Venison is the New “Health Meat”


When discussing wild game recipes, some people would ask me “How can you eat that?” Easy, really. I grew up in a hunting household where we ate wild game. We loved to hunt. And we ate what we hunted. No hidden secret or big mystery. With kids of my own ranging from 6 to 18, putting food, especially meat, on the table became a priority. So I’ve carried on the tradition of filling the freezer with fish and game as a means of sustenance.  Saving thousands of dollars in grocery bills doesn’t hurt either. But there is another huge benefit of eating wild game – it’s good for you.

Venison, or wild game, is some of the healthiest meat that can be consumed today. Whether we realize it or not, most commercially raised cattle, pork and chicken are fed with growth-enhancing feed and sometimes steroids. I’m not one to cause a public scare, but I’ve seen many undercover reports on the abuse and neglect that animals endure and eventually end up on supermarket shelves. It’s pretty sick. I’m not bashing the local grocers, but I think if people knew what it takes to put cattle and pork into those neat little cellophane-wrapped packages, I’m betting we would have a lot more vegetarians running around.

Bison meat is higher in protein and lower in cholesterol than any other meat, even chicken!

I never really considered the nutritional value of wild game, it was just food. As a young man, I would shovel just about anything into my mouth when I was hungry. But in 2007, I planned a bison hunt to the Black Hills of South Dakota in hopes of filling the freezer with prime meat from the heartland. As I conducted my research before the hunt, I was impressed to learn the incredible nutritional value of bison meat. It is higher in protein than any red meat, and is lower in cholesterol than chicken. Bison, which is the same thing as a buffalo, is also extremely high in iron and fatty acids. The health benefits from eating bison meat are incredible. It’s reported to improve your iron count and reduce blood cholesterol. I guess the Native Americans were on to something. When I brought home over 400 pounds of prime, natural bison venison, it was the start of my crusade for a healthier red meat.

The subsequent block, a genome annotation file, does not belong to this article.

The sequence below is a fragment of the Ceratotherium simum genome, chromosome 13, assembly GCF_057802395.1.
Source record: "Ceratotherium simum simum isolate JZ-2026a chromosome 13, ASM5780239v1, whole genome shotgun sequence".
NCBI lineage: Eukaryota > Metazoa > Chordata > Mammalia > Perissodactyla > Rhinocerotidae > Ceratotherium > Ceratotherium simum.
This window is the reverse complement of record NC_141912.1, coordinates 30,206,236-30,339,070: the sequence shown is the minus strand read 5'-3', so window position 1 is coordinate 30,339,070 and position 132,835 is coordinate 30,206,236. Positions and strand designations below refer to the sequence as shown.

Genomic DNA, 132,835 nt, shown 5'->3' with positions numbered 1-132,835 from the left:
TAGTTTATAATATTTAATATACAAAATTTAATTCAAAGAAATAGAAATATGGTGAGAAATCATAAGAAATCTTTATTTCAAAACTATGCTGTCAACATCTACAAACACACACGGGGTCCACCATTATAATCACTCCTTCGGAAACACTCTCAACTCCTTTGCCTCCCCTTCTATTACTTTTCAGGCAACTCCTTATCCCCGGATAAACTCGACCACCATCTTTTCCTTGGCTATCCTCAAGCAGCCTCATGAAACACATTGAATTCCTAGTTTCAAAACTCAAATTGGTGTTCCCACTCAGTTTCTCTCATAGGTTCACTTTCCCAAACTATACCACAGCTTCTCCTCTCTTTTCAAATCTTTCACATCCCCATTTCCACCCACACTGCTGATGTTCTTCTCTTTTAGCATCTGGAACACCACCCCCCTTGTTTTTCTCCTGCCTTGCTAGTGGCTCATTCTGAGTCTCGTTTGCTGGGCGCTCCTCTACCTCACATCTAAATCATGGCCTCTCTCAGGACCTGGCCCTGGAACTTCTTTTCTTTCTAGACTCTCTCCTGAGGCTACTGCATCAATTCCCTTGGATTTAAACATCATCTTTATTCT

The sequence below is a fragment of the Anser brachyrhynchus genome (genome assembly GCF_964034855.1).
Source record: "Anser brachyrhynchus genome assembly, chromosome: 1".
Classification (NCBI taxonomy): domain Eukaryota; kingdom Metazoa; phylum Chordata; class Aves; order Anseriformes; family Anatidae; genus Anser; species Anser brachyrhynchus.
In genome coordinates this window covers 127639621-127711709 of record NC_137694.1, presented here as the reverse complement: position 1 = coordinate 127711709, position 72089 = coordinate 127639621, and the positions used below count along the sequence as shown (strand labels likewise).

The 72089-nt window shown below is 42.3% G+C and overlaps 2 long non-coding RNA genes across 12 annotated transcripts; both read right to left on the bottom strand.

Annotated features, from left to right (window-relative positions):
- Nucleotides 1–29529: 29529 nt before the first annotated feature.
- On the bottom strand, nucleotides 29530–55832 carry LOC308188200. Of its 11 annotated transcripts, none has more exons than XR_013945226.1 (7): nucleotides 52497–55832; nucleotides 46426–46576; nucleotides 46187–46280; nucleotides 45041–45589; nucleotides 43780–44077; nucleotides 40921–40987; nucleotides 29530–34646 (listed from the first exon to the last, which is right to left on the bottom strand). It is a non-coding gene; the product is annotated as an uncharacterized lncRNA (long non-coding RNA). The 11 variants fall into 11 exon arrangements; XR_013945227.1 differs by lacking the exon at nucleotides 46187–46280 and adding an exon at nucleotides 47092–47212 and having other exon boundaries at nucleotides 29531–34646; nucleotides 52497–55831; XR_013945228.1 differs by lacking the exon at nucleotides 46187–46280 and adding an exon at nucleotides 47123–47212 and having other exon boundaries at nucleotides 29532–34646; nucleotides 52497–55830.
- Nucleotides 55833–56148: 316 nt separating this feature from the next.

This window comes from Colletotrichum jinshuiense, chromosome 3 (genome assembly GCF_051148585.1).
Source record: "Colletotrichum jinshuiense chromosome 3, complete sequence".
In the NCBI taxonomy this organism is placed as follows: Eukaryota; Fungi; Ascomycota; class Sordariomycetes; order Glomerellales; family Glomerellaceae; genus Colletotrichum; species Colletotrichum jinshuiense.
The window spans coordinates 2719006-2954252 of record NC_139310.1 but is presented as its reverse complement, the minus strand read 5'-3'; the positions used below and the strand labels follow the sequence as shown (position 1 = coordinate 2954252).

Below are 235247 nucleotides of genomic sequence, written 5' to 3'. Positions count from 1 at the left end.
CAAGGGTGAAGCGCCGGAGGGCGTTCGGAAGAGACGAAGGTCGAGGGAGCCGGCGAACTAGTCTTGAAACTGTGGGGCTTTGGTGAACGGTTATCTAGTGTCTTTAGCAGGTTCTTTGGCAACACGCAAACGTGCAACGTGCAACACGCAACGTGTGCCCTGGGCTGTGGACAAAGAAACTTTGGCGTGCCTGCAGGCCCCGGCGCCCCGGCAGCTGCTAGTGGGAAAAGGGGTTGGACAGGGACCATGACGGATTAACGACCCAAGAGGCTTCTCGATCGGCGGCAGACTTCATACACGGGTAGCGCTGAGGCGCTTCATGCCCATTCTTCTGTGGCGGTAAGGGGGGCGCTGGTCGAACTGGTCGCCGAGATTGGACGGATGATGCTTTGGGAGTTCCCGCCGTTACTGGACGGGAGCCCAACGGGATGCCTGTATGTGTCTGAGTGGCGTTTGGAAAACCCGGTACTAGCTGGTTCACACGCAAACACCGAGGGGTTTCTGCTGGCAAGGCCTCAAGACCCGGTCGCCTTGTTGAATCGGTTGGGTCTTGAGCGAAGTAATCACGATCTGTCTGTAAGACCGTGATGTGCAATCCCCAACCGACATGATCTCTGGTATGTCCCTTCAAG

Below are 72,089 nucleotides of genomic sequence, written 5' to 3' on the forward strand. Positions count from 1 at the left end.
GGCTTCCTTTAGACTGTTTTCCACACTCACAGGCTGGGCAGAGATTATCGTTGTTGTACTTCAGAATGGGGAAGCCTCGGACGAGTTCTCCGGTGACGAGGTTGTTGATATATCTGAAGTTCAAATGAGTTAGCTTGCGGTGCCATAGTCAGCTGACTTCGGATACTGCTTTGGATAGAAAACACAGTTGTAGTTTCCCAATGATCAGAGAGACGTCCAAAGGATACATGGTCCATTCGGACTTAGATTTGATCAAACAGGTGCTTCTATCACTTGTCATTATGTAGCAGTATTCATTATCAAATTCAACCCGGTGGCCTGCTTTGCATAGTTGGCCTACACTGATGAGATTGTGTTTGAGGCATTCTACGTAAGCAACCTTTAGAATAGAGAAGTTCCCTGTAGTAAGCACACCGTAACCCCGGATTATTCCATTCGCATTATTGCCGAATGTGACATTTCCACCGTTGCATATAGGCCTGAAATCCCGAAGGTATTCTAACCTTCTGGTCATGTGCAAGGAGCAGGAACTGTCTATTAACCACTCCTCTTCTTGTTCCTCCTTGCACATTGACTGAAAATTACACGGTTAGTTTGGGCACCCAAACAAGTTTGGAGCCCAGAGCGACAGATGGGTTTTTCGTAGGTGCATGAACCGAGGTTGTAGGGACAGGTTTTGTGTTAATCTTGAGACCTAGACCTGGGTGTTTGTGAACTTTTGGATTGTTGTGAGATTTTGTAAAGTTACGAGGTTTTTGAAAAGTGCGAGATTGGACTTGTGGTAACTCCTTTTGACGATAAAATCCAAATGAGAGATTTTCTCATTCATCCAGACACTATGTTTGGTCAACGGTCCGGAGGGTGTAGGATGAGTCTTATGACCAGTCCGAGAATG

Deer meat is also “healthy meat” and is rich in benefits. Like most venison, it contains very little fat, and is high in protein. Animals that live in the wild usually work hard to gain fat throughout the year, but that gest burned up quickly when it turns into energy enabling them to survive the winter when food is scarce. They are not eating chemicals or hormone-enhanced feed. Let’s be honest, your meat doesn’t get any more “free-range” than running around the woods eating natural food sources. Compare 3 ounces of beef that contains 247 calories and 15 grams of fat, to 3 ounces of deer meat that contains 134 calories and only 3 grams of fat — about one-sixth the amount of saturated fat. Venison also wins out over beef with more vitamins and minerals per serving than beef including iron, B6, niacin and riboflavin.

In today’s health and environmentally-conscious society, many people are becoming more and more mindful of the quality of the food that they put into their kids (and their own) bodies. Our family has been “living off the land” for years, so it’s good to see other people embracing this behavior as well. And as I mentioned before, there are financial benefits to this as well. We process our own deer meat using pork to grind and produce deer burger. Since the venison has virtually no fat, we need to add a little in order to create burger. After the cost of the pork, permits and licenses, the cost comes out to be around .76 cents per pound.

Venison is not at “gross” or “un-cool” to eat as it once was. The masses are becoming better-informed consumers and realizing the positive health and financial benefits of eating wild game. I continue to tout the benefits and share our bounty with friends and family. So the next time you’re at our house for a cookout, you can bet it’s probably one of the healthiest meals you’ve had in a while. And you might not even know you’re eating wild game.

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